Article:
A top executive employed in one of the Big Four multinational consultancy firms, reacting to the letter on the condition of anonymity, confirmed the prevalence of corrupt practices in the business of consultancy. He said that “in continuation of the policy of privatization of public resources, it appears that a new cosy relationship has evolved between crony capitalists, government officers and consulting firms.” “Given the fire from the CAG (the Comptroller and Auditor General) faced by government officers in earlier cases of alleged attempts to privatize public resources such as the 2G (second-generation telecommunications spectrum) scam, Coalgate, etc, a convenient mechanism has got formulated, wherein decisions of government officers are now based on ‘neutral’ third party consulting firms, reducing the accountability of the officers and the decisions leading to profiteering by crony capitalists,” the executive said.“The crony capitalists gain, the government officers gain as their children get lucrative employment in the consulting firms and the consulting firms gain as they receive hefty fees from public coffers.”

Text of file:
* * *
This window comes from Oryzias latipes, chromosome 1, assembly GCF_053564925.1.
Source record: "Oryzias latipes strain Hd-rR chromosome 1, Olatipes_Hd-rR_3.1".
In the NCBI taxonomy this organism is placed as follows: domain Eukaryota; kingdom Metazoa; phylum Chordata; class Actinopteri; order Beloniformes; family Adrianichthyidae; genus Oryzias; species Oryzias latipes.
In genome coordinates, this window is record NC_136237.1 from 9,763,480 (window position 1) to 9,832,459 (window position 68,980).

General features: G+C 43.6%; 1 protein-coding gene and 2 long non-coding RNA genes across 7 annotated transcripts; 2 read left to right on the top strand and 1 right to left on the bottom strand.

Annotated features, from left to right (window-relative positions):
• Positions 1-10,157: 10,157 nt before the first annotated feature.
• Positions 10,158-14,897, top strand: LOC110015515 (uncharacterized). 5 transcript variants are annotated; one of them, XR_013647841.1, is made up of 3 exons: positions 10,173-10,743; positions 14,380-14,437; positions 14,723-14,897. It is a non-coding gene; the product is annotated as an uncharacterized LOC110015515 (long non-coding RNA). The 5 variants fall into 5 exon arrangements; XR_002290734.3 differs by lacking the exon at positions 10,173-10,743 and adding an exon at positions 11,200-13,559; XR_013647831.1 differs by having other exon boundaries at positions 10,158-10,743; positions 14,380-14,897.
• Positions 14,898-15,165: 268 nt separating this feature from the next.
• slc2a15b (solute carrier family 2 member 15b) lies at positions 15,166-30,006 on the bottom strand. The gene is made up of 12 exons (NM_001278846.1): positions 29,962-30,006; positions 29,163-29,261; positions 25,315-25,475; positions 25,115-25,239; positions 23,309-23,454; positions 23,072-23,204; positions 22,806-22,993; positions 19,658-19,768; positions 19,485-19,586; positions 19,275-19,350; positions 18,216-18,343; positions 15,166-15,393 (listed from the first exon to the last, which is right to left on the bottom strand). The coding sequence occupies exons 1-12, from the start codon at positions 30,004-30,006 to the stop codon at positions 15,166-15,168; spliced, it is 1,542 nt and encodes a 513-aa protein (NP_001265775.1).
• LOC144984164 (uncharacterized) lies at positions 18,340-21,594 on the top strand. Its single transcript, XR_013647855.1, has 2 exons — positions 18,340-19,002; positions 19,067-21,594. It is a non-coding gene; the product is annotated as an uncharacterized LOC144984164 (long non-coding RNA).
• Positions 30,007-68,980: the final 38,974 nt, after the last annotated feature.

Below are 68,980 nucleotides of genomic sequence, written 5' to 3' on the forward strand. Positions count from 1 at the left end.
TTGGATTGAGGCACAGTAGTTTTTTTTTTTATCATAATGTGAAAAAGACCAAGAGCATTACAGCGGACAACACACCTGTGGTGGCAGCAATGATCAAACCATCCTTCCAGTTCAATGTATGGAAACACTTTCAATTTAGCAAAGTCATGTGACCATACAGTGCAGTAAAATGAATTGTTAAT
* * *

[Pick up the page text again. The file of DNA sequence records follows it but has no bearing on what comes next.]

KPMG is not the only firm that has recently been accused of such impropriety—in early February 2018, the Securities and Exchange Board of India (SEBI), the regulator for the securities market in India, banned the Indian arm of PwC from auditing any firms listed in the country, for the forthcoming two years. SEBI took this action against PwC based on its alleged role in the Satyam scam, in which the computer-services company inflated its earnings by close to $1 billion. SEBI stated in its order that the consulting firm, which was auditing Satyam, failed to “independently check the veracity of the monthly bank statements.” The board said that it felt compelled to take a “stern view of ... fraudulent practices, particularly when persons tasked with protecting the interest of investors are themselves hand-in-glove with the main perpetrators of the fraud.”